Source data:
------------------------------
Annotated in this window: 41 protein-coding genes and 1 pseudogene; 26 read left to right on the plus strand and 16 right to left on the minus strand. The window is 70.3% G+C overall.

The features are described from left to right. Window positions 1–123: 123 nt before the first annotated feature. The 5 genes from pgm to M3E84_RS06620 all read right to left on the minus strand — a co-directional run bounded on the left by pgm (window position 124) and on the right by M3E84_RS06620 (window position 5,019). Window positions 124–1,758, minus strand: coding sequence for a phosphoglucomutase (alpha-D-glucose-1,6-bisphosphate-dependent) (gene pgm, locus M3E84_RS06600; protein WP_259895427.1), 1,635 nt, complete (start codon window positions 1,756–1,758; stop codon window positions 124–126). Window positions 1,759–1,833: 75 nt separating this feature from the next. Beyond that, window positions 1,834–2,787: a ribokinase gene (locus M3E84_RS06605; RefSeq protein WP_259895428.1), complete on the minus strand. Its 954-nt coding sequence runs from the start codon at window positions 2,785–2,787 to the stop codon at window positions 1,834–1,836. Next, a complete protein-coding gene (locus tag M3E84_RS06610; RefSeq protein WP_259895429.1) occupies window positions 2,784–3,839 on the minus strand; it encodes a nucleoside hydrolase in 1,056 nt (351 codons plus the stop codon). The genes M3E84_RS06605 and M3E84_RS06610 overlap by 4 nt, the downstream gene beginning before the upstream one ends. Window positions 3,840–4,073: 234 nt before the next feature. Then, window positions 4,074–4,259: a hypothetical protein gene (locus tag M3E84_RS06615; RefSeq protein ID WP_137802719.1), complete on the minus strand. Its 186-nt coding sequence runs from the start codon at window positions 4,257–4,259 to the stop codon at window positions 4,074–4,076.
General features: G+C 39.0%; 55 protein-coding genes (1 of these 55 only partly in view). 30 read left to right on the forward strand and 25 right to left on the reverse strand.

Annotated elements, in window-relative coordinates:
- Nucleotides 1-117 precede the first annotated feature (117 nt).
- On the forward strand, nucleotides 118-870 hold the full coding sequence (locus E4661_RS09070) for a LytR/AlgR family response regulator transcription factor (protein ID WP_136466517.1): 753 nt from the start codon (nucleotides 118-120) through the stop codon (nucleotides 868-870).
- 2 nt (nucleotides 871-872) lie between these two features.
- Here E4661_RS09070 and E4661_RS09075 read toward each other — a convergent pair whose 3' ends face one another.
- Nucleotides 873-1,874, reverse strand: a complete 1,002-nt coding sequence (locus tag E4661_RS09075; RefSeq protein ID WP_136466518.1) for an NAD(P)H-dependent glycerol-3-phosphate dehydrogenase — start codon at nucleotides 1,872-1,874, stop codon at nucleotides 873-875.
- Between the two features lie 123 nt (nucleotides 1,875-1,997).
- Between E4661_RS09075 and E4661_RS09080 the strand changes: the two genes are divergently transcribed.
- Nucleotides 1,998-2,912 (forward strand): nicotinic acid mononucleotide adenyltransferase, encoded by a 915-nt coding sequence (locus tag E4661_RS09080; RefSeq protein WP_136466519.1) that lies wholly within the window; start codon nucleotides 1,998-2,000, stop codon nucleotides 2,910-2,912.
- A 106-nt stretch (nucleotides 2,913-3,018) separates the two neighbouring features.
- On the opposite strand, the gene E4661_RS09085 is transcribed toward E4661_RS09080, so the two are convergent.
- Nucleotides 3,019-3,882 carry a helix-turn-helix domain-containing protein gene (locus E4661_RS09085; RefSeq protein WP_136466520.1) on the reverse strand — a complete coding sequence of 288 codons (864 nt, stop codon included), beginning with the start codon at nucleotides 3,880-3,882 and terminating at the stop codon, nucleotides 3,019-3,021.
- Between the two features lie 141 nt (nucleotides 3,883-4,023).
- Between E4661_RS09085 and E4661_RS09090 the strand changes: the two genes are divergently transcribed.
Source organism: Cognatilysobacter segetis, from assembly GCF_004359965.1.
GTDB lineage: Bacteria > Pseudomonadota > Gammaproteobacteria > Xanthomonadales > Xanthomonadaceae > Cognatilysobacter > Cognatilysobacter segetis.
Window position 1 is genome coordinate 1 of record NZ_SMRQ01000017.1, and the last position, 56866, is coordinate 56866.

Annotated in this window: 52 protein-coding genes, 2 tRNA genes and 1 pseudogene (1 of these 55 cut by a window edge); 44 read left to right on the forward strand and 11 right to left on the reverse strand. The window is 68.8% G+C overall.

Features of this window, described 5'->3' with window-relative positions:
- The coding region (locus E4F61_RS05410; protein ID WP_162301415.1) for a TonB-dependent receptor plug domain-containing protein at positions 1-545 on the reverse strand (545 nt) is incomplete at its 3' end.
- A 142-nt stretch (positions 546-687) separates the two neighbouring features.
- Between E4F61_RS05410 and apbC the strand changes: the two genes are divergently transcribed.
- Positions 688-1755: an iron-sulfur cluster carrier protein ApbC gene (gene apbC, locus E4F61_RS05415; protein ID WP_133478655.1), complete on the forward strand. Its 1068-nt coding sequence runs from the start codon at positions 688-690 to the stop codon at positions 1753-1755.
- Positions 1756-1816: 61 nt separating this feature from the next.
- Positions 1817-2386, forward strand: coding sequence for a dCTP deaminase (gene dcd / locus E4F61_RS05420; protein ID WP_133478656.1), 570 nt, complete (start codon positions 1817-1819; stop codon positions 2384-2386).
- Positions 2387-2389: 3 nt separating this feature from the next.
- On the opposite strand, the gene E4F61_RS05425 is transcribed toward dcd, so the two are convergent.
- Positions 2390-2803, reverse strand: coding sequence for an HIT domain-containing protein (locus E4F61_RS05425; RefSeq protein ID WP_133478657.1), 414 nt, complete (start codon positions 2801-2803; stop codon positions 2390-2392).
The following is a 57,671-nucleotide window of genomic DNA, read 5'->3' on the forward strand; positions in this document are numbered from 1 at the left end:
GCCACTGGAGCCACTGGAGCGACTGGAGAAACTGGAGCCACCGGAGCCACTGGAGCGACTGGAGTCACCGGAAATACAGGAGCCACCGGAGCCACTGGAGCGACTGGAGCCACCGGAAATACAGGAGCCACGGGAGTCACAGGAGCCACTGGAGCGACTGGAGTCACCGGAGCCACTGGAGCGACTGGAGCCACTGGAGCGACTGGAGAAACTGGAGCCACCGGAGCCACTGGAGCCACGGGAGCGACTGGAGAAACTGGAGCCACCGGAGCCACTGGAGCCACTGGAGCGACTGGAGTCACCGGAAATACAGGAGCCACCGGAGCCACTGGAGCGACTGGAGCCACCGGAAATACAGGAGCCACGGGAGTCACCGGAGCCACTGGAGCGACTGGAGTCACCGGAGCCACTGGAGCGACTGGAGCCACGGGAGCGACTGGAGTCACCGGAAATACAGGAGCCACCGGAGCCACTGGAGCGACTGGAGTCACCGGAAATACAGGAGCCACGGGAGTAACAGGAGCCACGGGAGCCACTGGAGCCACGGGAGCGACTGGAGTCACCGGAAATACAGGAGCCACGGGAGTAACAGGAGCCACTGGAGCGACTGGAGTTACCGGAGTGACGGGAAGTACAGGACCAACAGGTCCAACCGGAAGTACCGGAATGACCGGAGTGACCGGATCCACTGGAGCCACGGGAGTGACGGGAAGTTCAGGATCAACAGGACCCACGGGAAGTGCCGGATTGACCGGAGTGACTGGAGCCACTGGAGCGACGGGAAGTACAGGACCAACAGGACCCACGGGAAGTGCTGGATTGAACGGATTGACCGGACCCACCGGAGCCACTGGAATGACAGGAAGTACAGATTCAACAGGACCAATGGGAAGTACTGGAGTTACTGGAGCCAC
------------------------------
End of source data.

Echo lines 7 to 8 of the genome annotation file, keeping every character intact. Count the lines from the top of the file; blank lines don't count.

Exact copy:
- 2 nt (nucleotides 871-872) lie between these two features.
- Here E4661_RS09070 and E4661_RS09075 read toward each other — a convergent pair whose 3' ends face one another.